With the snow gone and sand lining the peninsula’s streets and parking lots, new regulations in Soldotna seek to reduce how much of that sand ends up in the city’s air.
An ordinance regulating sand sweeping practices was adopted in June 2016, a time when most street and lot sweeping is already complete, so this spring is the first season where contractors will see a difference in rules that could affect their work. The ordinance essentially sets standards for sand and gravel clearing that seek to cut down on the amount of dust that gets sent into the air through the sweeping process.
Street sweepers must use machines that are equipped with a bag or filtration device to catch “particulate matter” that would otherwise become airborne, according to the ordinance text. If a company’s mechanical sweeping device doesn’t have some kind of filtration system, they can only be used if the area they are clearing has been wetted down first, according to the ordinance.
“Dust palliatives,” or a substance applied to a surface that helps reduce dust rising into the air, are another option for contractors besides water.
City Planner John Czarnezki said the ordinance regulating dust was brought forward in response to complaints the city has been getting over the years. In a May 2016 memo attached to the ordinance, Director of Economic Development and Planning Stephanie Queen wrote that clouds of dust hanging around in Soldotna had even prompted one person to call 911, “believing that a local business was on fire.”
Czarnezki said he has talked with several area contractors who do lot clearing and that the response has been good.
“We’re just trying to address the many requests we’ve received in the past,” he said.
None of the new rules regarding dust control apply to family homes.
“Single-family dwellings are exempt, so the folks that want to use a leaf blower or a broom or whatever method they want … that’s still allowed in the city,” Czarnezki said.
Those clearing around commercial dwellings and in parking lots must adhere to the new dust-reducing standards or face a $100 fine. Czarnezki said city staff or members of the Soldotna Police Department will first give warnings and inform people who aren’t aware of the rules, using the fine as a last resort.
Members of Soldotna’s Maintenance Department have been practicing wet sweeping for years, and are therefore already in compliance with the new ordinance, said Maintenance Department Manager Scott Sundberg. His staff uses two machines called vacuum sweepers that have water on board, which allow them to pre-wet the city streets as they sweep. Dust that gets kicked up in the process goes through a filtration system and is caught in a “hopper,” Sundberg said.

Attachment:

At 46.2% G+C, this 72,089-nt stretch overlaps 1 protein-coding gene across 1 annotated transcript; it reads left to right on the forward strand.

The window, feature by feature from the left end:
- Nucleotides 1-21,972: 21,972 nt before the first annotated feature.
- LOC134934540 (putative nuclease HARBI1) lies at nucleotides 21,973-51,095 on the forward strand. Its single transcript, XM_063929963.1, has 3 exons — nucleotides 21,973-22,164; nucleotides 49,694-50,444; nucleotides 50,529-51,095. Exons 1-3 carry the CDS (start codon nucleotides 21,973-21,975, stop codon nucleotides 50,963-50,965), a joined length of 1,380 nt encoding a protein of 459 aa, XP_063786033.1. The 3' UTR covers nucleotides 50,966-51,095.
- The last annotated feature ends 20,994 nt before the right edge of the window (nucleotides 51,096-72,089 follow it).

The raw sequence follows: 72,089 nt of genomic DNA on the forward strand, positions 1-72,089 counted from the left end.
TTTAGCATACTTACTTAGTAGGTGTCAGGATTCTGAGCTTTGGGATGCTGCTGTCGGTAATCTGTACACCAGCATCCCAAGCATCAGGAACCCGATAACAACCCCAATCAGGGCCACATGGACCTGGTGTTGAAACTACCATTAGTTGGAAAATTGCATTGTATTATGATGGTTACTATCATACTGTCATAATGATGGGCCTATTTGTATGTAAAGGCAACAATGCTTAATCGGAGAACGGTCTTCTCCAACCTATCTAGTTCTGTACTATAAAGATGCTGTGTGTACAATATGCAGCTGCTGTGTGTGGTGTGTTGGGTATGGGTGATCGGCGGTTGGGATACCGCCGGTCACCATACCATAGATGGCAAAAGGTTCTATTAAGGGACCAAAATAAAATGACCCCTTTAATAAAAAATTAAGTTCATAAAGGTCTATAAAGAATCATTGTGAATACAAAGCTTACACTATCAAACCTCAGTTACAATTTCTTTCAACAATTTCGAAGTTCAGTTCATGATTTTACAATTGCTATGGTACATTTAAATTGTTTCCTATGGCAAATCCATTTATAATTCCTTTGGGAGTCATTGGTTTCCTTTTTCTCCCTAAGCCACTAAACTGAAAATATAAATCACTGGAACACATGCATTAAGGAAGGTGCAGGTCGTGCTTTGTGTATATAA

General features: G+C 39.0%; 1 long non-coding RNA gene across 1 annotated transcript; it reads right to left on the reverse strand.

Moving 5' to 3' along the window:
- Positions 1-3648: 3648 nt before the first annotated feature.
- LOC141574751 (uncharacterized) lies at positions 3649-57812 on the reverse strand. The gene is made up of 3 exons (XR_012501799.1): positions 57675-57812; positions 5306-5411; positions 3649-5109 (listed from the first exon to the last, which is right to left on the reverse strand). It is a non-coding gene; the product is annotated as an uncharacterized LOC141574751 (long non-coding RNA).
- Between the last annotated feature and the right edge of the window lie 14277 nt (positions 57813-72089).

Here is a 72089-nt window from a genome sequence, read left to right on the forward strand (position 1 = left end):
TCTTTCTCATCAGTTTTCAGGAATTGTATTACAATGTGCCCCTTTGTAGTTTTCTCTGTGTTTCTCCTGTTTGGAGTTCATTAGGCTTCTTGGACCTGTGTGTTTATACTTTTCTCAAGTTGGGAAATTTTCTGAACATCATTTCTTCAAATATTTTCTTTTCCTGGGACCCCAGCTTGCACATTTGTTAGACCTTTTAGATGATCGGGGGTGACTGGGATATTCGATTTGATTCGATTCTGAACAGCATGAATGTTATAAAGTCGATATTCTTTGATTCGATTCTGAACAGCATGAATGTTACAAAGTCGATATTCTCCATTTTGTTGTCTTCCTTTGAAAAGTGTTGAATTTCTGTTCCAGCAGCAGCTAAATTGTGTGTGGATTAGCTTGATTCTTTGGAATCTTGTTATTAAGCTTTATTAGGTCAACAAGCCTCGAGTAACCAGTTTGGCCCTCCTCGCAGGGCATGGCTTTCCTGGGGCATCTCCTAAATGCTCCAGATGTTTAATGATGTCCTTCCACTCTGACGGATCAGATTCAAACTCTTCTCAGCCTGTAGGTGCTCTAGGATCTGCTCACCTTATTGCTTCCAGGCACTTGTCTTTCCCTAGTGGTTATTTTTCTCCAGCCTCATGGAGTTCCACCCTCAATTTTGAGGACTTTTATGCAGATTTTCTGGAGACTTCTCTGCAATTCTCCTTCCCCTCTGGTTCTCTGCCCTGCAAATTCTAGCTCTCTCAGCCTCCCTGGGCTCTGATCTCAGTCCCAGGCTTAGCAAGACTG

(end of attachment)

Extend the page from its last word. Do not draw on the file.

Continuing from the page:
“It takes a little more work to do it wet,” he said, noting that sand and other matter is easier to sweep if it’s dry.
The city uses different machines to pick up the bulk of sand left behind from winter, Sundberg said, which is swept into gutters before being picked up. The vacuum sweepers follow behind to pick up the finer materials left over.
One contractor brought an unforeseen issue with the dust-reducing rules to the Soldotna City Council at its Wednesday meeting. Mark Rozak, of Steam on Wheels LLC, said a part of the ordinance that prohibits the use of blowers to remove dust and sand was hampering his company’s ability to clear sidewalks and areas of lots close to the sides of buildings.
Rozak told the council he is all for reducing the amount of dust blown into the city’s air, but that his workers generally use blowers to get sand and gravel away from sidewalks and the sides of buildings before they use larger machines to sweep it up. The alternative is to use manual brooms, which greatly slows the company’s work, Rozak told the council.
In response to Rozak’s testimony, City Manager Mark Dixson drafted and sent an exception to him and the Soldotna Police Department to ensure that kind of work can continue. Dixson said, to his knowledge, the company is back to business as usual.
According to the exception, the portion of Soldotna’s city code regulating dust control “does not apply to using a leaf blower or similar equipment to ‘skirt’ around buildings or sidewalks to move the particulate which is within 4 feet of buildings or sidewalks into a paved area where the particulate will be swept.”
“I’m authorized to enforce the ordinances for the city of Soldotna, and in looking at that and in talking to the Planning (and Zoning) Department, this wasn’t considered,” Dixson said of the skirting technique.
Dixson said the city will look into the issue further, but that using a blower to move sand and gravel away from buildings to be swept up is not being considered a health hazard.
Reach Megan Pacer at firstname.lastname@example.org.